10 Things I Learned as a New Stay-at-Home Mom

My January of 2015 started out with a bang. Three months into my new job as an Investment Reporting Manager, I was called into an office with the HR Manager. To my disbelief, she slid a pink slip (yes, an actual pink slip) across the table towards me. She explained that I had done nothing wrong but after a department restructure my position was being eliminated. So out the door I went, with a brown bag full of my things (and a long list of regrets forming in my mind.)

Just like that, I became a stay-at-home mom overnight to my six year old daughter. My husband was doing well at his job, so I didn’t have to rush back to work. I was given severance pay and had unemployment benefits coming. I didn’t know what my plan was, but I knew I wanted to take a lot of time to think before making any sudden career moves. I ended up taking an entire year off from working outside the home. Here are a few things I have learned during my stint as a new stay at home mom:

1.) Even if you’re not rushing out the door to a job outside the home, mornings are still stressful with school age children. Lounging in the mornings, I was not!

2.) You know that afternoon slump you get when working in an office, when the candy bowl starts calling? It still happens at home. However, one of my favorite things about staying at home is being able to schedule my workout for this time. I could get outside with my headphones in for a jog and my energy would skyrocket for the rest of the afternoon.

3.) I was a big believer in splitting household chores 50/50 with my husband when I worked full time. But guess what: now that you aren’t working outside the home? Good luck with this argument holding up. Ha! Hahaha!

4.) I always had this idea that if I stayed at home, I would instantly lose weight. Because, you know, I would be up doing things all the time and the weight would just fall off. Reality check: this did not happen. I lost a few pounds, but that was just because I counted my calories with My Fitness Pal and fit in my workouts.

5.) Spontaneous hugs from my child in the afternoon after she got off the bus are truly a perk of being at home. There really is nothing better in the world than when your six year old grabs you from behind for a hug.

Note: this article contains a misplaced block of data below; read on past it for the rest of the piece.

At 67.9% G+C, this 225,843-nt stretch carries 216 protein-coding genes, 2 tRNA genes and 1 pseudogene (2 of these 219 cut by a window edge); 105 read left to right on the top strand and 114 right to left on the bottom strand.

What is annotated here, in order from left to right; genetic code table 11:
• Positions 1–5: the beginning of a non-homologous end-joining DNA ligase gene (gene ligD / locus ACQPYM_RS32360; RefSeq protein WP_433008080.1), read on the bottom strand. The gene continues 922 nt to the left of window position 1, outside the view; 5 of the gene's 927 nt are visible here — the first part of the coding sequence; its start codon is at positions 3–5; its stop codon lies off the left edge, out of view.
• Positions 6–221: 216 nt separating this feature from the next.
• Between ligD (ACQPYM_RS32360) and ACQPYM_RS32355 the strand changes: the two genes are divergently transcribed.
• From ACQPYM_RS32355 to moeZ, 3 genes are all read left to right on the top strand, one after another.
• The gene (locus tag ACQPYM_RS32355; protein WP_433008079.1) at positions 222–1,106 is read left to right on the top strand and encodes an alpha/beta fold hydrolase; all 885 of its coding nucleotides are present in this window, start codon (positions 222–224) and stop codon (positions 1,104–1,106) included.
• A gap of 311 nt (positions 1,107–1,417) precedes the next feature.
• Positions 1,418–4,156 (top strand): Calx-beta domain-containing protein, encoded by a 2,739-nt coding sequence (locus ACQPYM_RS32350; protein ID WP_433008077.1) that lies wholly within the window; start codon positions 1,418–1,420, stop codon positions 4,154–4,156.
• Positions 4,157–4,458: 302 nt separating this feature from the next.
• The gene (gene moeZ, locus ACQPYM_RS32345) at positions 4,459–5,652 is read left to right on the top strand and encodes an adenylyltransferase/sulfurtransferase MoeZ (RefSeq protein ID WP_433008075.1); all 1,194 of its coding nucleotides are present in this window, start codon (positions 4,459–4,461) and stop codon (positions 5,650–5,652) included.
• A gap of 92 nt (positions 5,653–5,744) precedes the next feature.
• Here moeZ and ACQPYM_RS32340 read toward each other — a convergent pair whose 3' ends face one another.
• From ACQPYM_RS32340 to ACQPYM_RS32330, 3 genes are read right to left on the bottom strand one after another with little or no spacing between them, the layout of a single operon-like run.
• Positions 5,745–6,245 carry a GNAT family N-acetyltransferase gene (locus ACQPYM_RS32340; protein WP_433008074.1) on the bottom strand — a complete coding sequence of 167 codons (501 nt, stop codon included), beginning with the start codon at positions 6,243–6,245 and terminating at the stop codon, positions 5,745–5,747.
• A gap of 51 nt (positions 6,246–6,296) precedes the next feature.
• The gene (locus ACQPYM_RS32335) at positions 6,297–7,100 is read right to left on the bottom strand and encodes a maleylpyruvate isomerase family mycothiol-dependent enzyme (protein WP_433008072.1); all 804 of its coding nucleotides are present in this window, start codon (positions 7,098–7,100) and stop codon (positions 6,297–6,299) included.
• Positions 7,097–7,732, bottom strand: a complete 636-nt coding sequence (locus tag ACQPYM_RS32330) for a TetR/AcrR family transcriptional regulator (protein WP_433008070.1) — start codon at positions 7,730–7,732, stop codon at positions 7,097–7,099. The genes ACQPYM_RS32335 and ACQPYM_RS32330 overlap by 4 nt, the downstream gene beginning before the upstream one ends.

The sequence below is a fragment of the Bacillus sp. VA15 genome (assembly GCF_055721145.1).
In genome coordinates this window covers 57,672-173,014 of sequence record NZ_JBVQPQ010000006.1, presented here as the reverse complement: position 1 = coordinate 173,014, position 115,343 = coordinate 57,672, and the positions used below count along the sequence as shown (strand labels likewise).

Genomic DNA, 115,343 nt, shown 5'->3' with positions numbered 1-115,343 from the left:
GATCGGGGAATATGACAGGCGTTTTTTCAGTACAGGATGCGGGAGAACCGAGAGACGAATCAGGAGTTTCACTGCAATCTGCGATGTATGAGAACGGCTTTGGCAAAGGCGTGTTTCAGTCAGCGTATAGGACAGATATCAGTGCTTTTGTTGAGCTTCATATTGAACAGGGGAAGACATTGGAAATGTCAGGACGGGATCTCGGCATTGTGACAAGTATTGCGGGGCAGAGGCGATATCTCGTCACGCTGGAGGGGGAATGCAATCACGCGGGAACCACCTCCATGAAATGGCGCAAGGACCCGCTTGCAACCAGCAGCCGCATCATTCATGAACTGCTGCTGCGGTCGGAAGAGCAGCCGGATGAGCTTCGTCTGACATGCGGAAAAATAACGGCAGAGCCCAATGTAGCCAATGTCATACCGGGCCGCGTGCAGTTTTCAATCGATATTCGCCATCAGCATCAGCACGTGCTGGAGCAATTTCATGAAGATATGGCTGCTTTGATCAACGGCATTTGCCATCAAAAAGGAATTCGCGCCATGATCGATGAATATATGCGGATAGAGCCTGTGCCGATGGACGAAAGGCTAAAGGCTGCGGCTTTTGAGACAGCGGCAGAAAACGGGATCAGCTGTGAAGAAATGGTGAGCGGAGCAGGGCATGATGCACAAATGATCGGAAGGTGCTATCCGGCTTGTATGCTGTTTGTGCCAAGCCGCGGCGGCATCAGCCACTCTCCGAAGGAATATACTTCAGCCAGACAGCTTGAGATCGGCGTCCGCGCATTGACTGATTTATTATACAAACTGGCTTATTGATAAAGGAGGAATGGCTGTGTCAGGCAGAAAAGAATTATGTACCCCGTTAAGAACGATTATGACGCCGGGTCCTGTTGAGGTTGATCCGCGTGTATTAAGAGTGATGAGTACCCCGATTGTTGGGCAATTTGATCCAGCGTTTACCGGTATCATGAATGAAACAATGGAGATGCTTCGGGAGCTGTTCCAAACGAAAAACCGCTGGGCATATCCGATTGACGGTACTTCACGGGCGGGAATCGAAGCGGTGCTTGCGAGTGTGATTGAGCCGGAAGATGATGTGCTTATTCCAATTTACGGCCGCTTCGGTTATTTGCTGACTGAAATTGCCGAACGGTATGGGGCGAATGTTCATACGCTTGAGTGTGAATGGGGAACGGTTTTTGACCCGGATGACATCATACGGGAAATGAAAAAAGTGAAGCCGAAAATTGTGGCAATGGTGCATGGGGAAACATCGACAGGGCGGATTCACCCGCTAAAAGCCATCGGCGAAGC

6.) There is something that happens in a home when someone lives in it and cares for it all day long. Coming home after a brutal day at the office with everyone hanging up coats and opening mail in a dark home with no life and cat throw up on the floor is overwhelming. Now I can have the floor swept, the lights dimmed, and a candle burning when everyone gets home. Because you know, I already cleaned up that cat puke hours ago (see #3).

10985563_1000560236643727_3972402044200424288_n7.) Finding a place to volunteer is nice. While I worked outside the home, I always wanted to volunteer more like I did when I was single. Volunteer work gets you out of the house occasionally and makes you feel good, but it won’t change your life. It’s not like I found a place to give my time to and all of the deepest questions of my life were answered (darn it!)

8.) Navigating the world of room parents and dipping your toe into the pool of stay-at-home moms is tricky. These women are veterans, and you’re a newbie. They’re watching you and you’re watching them. Friendships may happen, and they may not. And that’s ok.

9.) Spontaneous hugs from your husband might happen more often as well, because you’re not constantly stressing about work deadlines and what your boss said that day. It’s up to you if you want to take it past a hug, but I highly recommend taking advantage of this perk.

10.) The number one thing I learned during my year at home is that the grass is not always greener on the other side. You’re still a human being with emotions and problems and worries; that doesn’t go away when the stress of working a paying job is removed. But you can sometimes take a nap when the world is too overwhelming. And that, my friends, is worth the price of admission.

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